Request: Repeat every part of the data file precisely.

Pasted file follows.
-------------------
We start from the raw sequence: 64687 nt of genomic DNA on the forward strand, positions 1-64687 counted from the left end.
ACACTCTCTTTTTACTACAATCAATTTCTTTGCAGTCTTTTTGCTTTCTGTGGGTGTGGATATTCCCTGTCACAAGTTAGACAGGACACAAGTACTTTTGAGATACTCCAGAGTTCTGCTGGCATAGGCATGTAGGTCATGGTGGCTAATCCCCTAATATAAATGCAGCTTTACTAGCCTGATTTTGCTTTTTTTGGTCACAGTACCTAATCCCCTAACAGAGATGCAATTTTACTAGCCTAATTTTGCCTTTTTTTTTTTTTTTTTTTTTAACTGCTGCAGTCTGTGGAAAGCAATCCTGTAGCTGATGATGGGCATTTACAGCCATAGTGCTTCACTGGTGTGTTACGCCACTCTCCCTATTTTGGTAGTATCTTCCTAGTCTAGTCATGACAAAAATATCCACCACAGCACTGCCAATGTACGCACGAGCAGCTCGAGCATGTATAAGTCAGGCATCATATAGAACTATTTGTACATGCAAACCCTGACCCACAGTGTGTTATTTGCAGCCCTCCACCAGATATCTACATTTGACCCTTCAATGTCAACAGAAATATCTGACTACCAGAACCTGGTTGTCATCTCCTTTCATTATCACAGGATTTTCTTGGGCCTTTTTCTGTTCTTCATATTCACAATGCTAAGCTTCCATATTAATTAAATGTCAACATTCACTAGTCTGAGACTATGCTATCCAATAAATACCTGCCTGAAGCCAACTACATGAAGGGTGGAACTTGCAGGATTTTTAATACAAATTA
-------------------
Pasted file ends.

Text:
We start from the raw sequence: 64687 nt of genomic DNA on the forward strand, positions 1-64687 counted from the left end.
ACACTCTCTTTTTACTACAATCAATTTCTTTGCAGTCTTTTTGCTTTCTGTGGGTGTGGATATTCCCTGTCACAAGTTAGACAGGACACAAGTACTTTTGAGATACTCCAGAGTTCTGCTGGCATAGGCATGTAGGTCATGGTGGCTAATCCCCTAATATAAATGCAGCTTTACTAGCCTGATTTTGCTTTTTTTGGTCACAGTACCTAATCCCCTAACAGAGATGCAATTTTACTAGCCTAATTTTGCCTTTTTTTTTTTTTTTTTTTTTAACTGCTGCAGTCTGTGGAAAGCAATCCTGTAGCTGATGATGGGCATTTACAGCCATAGTGCTTCACTGGTGTGTTACGCCACTCTCCCTATTTTGGTAGTATCTTCCTAGTCTAGTCATGACAAAAATATCCACCACAGCACTGCCAATGTACGCACGAGCAGCTCGAGCATGTATAAGTCAGGCATCATATAGAACTATTTGTACATGCAAACCCTGACCCACAGTGTGTTATTTGCAGCCCTCCACCAGATATCTACATTTGACCCTTCAATGTCAACAGAAATATCTGACTACCAGAACCTGGTTGTCATCTCCTTTCATTATCACAGGATTTTCTTGGGCCTTTTTCTGTTCTTCATATTCACAATGCTAAGCTTCCATATTAATTAAATGTCAACATTCACTAGTCTGAGACTATGCTATCCAATAAATACCTGCCTGAAGCCAACTACATGAAGGGTGGAACTTGCAGGATTTTTAATACAAATTA